The Gerrards Cross tunnellisation was being carried out using a precast concrete arch system developed in France during the early 1990s.
The 20m span tunnel is composed of 2m wide, half span segments, designed and supplied by Reinforced Earth Company, a subsidiary of French contractor Freyssinet. Segments were manufactured by Irish producer Macrete.
Segments are staggered, with each half span element bearing on to the two segments opposite. Formwork was required to support the first fi ve elements, after which the system was self-stable.
An average of four segments were craned into position during each night time possession.
Segments spring from insitu concrete piled foundations. The capping beam is detailed with a 100mm deep trough into which the segments were seated.
These footings were grouted up once the erection sequence was complete.
At the crown, a simple stainless steel clad male female 'hip' joint provides for up to 200mm of rotational movement as the arch deflects vertically.
Movement arises as fill first squeezes the sides of the arch and then, as load is applied to the top of the arch, it returns to its original geometry.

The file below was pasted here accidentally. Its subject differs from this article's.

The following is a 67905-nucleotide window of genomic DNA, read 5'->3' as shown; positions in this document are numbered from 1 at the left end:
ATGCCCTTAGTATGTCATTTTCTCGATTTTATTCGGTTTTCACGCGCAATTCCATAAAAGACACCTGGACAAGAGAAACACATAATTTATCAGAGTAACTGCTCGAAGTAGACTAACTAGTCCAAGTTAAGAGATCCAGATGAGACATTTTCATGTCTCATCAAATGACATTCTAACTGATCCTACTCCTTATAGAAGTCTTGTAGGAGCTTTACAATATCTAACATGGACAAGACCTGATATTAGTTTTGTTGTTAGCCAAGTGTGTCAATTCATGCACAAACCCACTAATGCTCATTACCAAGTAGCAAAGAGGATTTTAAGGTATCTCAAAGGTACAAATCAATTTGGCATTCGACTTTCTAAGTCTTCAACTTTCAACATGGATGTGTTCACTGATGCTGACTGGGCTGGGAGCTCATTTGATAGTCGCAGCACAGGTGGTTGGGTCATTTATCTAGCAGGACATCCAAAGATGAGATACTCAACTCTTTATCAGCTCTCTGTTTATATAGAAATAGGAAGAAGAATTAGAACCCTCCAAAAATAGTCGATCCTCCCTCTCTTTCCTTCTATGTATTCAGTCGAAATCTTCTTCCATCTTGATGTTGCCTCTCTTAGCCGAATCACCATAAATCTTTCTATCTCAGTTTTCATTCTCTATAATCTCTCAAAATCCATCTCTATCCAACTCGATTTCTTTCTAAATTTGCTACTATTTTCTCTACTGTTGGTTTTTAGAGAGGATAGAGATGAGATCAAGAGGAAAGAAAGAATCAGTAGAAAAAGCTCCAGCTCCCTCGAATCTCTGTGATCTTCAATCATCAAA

Two longitudinal, cast insitu beams, one either side of the crown joint, transfer stresses between units and provide resistance against longitudinal loading, but no resistance against lateral loading.
Reinforced Earth Company was responsible for defining the geometry, thickness and reinforcement of the segments.
It also offered guidance on the backfill operation.
But design of the foundations and of the backfill sequence at Gerrards Cross fell to White Young Green, said Reinforced Earth Company director general Patrick Nagle.
Fill consisted primarily of grade 6N quarry scalpings from the Mendip Hills. This material was specified for the sides and the 1.5m covering the tunnel.
The top layer of fill is graded incinerator bottom ash.
Fill was to be placed and compacted in maximum layers of 500mm deep.